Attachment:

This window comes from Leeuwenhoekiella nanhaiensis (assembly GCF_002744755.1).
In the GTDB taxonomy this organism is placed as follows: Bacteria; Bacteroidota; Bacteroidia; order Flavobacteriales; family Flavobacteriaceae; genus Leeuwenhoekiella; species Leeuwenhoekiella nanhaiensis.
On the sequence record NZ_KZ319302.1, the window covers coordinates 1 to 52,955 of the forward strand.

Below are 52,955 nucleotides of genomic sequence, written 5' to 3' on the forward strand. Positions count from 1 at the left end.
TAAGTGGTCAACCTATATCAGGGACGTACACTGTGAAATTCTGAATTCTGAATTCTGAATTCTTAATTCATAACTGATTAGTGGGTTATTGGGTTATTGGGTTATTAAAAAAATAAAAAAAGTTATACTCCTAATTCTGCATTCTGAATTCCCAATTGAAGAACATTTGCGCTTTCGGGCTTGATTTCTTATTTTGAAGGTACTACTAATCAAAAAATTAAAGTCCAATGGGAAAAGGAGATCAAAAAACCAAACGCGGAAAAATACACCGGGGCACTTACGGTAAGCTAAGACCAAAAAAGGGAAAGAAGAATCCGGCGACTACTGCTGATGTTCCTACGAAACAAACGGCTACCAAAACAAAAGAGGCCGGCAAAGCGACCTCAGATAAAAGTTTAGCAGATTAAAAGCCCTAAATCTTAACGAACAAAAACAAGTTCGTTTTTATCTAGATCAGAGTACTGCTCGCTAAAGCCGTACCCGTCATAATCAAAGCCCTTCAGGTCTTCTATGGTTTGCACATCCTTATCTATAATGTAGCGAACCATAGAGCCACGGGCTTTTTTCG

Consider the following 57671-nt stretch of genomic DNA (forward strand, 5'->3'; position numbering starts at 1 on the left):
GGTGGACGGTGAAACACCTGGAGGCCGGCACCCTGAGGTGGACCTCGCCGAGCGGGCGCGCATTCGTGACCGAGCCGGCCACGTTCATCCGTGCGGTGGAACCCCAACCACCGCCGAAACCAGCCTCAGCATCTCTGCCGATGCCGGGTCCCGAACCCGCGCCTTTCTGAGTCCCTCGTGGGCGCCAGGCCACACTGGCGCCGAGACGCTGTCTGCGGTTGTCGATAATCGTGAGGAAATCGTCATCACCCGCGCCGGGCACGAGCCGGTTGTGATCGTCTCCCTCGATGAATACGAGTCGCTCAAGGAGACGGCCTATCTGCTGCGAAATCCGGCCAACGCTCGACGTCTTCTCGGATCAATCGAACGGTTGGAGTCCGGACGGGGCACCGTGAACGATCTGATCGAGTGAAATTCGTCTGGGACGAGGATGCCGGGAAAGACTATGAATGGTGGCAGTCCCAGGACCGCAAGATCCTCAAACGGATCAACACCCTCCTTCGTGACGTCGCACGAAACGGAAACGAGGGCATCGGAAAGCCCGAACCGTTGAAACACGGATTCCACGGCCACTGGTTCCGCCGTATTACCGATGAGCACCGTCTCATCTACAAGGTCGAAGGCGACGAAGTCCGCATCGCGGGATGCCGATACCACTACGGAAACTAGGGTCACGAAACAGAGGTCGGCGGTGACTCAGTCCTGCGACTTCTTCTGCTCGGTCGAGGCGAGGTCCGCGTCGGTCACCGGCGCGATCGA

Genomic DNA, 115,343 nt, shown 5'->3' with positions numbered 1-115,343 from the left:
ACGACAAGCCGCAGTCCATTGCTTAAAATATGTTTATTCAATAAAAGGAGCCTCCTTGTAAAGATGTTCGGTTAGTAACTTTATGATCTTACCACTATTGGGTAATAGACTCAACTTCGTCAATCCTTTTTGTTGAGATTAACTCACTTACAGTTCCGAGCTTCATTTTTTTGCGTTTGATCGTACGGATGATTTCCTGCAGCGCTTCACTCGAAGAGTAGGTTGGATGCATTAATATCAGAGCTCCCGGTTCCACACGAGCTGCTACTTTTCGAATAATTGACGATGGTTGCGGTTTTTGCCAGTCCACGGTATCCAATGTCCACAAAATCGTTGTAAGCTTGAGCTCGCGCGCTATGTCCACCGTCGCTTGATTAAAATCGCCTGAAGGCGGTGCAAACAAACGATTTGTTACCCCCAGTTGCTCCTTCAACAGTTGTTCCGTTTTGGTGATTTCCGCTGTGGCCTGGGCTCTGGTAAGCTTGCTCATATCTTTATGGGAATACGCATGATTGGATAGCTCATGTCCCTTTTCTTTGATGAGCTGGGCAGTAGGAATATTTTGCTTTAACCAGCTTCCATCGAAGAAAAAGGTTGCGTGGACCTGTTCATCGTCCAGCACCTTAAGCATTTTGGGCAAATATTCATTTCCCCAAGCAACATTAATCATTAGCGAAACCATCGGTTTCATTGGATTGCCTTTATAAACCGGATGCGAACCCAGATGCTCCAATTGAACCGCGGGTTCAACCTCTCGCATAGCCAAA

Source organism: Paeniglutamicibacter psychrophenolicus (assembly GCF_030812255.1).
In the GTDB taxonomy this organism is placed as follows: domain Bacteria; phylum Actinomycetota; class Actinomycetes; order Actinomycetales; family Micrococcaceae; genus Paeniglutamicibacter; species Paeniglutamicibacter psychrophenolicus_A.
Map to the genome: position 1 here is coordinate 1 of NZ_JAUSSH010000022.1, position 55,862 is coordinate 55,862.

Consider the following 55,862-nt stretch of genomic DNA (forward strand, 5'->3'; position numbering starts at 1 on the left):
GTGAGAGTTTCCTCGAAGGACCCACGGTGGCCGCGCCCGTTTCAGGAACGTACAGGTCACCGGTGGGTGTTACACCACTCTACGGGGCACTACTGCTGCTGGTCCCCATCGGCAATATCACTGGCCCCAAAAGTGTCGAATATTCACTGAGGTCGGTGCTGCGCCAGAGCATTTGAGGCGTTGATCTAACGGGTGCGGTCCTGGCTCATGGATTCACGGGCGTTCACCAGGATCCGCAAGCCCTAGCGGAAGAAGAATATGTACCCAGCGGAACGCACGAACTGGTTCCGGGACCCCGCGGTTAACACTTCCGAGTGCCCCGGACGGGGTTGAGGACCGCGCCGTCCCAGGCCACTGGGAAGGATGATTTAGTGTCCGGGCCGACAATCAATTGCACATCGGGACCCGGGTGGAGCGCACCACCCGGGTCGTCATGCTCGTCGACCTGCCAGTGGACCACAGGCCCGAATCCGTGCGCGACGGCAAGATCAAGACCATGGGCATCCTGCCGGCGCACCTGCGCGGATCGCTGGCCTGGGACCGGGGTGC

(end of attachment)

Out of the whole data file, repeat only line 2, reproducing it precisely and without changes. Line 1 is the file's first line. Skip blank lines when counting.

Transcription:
In the GTDB taxonomy this organism is placed as follows: Bacteria; Bacteroidota; Bacteroidia; order Flavobacteriales; family Flavobacteriaceae; genus Leeuwenhoekiella; species Leeuwenhoekiella nanhaiensis.